Turning the system on, I was greeted with a Lenovo logo and spinning dots as Windows loaded, much cleaner than most other system, and preferable until something goes wrong, when all that post code might be useful.  Boot up time with my config is about 60sec, which is similar to other workstations and servers I have tested.  One of the first things I did, was run the Cinebench R15 benchmarking tool, while waiting for my other apps to download and install.  This system’s multi-core score of 9872 more than tripled my previous records under 3200 from both my Ryzen 3 tests last year, and my older generation dual socket Xeon systems.  And looking online, this CPU holds pretty much all of the records from other various benchmarking tools.  I still use R15 because I can compare it to many previous tests I have run over the years.  Using the newer R23 version, which scores on a different scale, I got over 60,000, which far exceeds my previous system, but is still below what some other Threadripper users are reporting online, probably due to my limited RAM in this unit.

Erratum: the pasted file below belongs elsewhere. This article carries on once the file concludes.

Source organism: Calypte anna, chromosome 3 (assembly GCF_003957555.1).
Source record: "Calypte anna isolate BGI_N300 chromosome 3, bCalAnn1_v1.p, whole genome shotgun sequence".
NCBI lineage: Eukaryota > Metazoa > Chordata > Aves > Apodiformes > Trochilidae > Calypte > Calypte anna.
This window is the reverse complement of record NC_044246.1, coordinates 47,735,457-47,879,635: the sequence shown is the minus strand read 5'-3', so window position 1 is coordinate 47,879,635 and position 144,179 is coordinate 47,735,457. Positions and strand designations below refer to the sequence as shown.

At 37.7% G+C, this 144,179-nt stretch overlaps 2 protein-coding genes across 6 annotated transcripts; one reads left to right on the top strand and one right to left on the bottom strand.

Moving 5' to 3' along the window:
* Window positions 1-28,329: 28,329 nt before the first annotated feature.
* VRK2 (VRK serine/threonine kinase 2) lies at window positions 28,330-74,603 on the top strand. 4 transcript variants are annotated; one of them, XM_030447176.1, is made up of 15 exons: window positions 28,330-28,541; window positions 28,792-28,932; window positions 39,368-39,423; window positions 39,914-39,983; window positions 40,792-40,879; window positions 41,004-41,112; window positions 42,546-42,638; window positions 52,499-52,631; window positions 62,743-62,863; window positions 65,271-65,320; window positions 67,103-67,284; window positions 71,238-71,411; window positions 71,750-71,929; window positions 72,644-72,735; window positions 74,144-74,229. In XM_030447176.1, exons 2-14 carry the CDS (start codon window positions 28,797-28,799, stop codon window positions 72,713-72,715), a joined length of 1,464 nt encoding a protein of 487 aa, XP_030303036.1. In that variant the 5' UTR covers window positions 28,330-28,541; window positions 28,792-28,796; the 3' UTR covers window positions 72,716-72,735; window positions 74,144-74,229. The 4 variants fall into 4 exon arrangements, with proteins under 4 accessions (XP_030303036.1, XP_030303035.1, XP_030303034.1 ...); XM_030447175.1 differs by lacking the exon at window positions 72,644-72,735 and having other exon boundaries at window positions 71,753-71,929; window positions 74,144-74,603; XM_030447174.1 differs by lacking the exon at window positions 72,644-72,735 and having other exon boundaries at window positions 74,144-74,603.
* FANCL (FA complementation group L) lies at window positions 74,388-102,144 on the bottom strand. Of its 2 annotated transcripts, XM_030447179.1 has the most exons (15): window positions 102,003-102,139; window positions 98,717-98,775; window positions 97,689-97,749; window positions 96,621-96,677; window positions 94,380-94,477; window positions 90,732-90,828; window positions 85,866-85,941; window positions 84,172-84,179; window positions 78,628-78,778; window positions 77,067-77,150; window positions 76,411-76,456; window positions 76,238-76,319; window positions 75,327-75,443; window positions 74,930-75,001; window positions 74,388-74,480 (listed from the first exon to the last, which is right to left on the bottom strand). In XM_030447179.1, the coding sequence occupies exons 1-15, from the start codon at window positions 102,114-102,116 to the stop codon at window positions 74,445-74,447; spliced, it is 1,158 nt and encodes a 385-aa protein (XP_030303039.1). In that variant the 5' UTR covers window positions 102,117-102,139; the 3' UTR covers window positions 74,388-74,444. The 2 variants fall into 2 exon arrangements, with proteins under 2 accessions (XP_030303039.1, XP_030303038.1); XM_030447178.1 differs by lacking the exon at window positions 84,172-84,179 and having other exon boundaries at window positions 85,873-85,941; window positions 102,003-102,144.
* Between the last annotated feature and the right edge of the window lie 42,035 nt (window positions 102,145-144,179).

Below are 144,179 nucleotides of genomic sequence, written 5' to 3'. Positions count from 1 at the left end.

Once I got the software I needed installed and configured, I did some real world tests, exporting 8K RED files and other assets to HEVC in Premiere Pro and Adobe Media Encoder.  Most of my exports completed in half of the time of my previous tests, which were last month when reviewing the GeForce 3090 in my older workstation. Further testing with my Quadro P6000 in this Threadripper workstation revealed some interesting GPU trends that I will explore further in a separate article, but can be summarized with the advice to “match your GPU to your CPU.”  The 3090 is only marginally faster than an older generation P6000 in my old system, but twice as fast at many of those tasks in this workstation, when the rest of the system can keep up with it.